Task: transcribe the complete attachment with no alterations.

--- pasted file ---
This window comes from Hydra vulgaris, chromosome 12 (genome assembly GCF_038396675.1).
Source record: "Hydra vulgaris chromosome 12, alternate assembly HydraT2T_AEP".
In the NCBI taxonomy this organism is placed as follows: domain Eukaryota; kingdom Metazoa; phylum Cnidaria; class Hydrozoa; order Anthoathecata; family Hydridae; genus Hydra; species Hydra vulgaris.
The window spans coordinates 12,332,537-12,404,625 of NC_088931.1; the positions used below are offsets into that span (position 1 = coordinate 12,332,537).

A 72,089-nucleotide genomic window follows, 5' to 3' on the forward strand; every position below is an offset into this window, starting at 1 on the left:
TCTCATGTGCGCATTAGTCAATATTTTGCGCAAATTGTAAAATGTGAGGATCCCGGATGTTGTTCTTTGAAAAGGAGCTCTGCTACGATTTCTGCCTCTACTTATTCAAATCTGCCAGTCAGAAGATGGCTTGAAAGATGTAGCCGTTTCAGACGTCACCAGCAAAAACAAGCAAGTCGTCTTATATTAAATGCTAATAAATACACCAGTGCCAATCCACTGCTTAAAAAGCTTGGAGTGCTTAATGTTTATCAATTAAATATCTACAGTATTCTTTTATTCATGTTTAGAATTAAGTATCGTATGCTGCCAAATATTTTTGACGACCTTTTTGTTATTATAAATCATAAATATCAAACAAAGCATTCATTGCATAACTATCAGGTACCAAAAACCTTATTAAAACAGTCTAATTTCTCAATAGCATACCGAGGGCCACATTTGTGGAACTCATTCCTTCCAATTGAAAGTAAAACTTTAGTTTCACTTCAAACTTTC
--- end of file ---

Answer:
This window comes from Hydra vulgaris, chromosome 12 (genome assembly GCF_038396675.1).
Source record: "Hydra vulgaris chromosome 12, alternate assembly HydraT2T_AEP".
In the NCBI taxonomy this organism is placed as follows: domain Eukaryota; kingdom Metazoa; phylum Cnidaria; class Hydrozoa; order Anthoathecata; family Hydridae; genus Hydra; species Hydra vulgaris.
The window spans coordinates 12,332,537-12,404,625 of NC_088931.1; the positions used below are offsets into that span (position 1 = coordinate 12,332,537).

A 72,089-nucleotide genomic window follows, 5' to 3' on the forward strand; every position below is an offset into this window, starting at 1 on the left:
TCTCATGTGCGCATTAGTCAATATTTTGCGCAAATTGTAAAATGTGAGGATCCCGGATGTTGTTCTTTGAAAAGGAGCTCTGCTACGATTTCTGCCTCTACTTATTCAAATCTGCCAGTCAGAAGATGGCTTGAAAGATGTAGCCGTTTCAGACGTCACCAGCAAAAACAAGCAAGTCGTCTTATATTAAATGCTAATAAATACACCAGTGCCAATCCACTGCTTAAAAAGCTTGGAGTGCTTAATGTTTATCAATTAAATATCTACAGTATTCTTTTATTCATGTTTAGAATTAAGTATCGTATGCTGCCAAATATTTTTGACGACCTTTTTGTTATTATAAATCATAAATATCAAACAAAGCATTCATTGCATAACTATCAGGTACCAAAAACCTTATTAAAACAGTCTAATTTCTCAATAGCATACCGAGGGCCACATTTGTGGAACTCATTCCTTCCAATTGAAAGTAAAACTTTAGTTTCACTTCAAACTTTC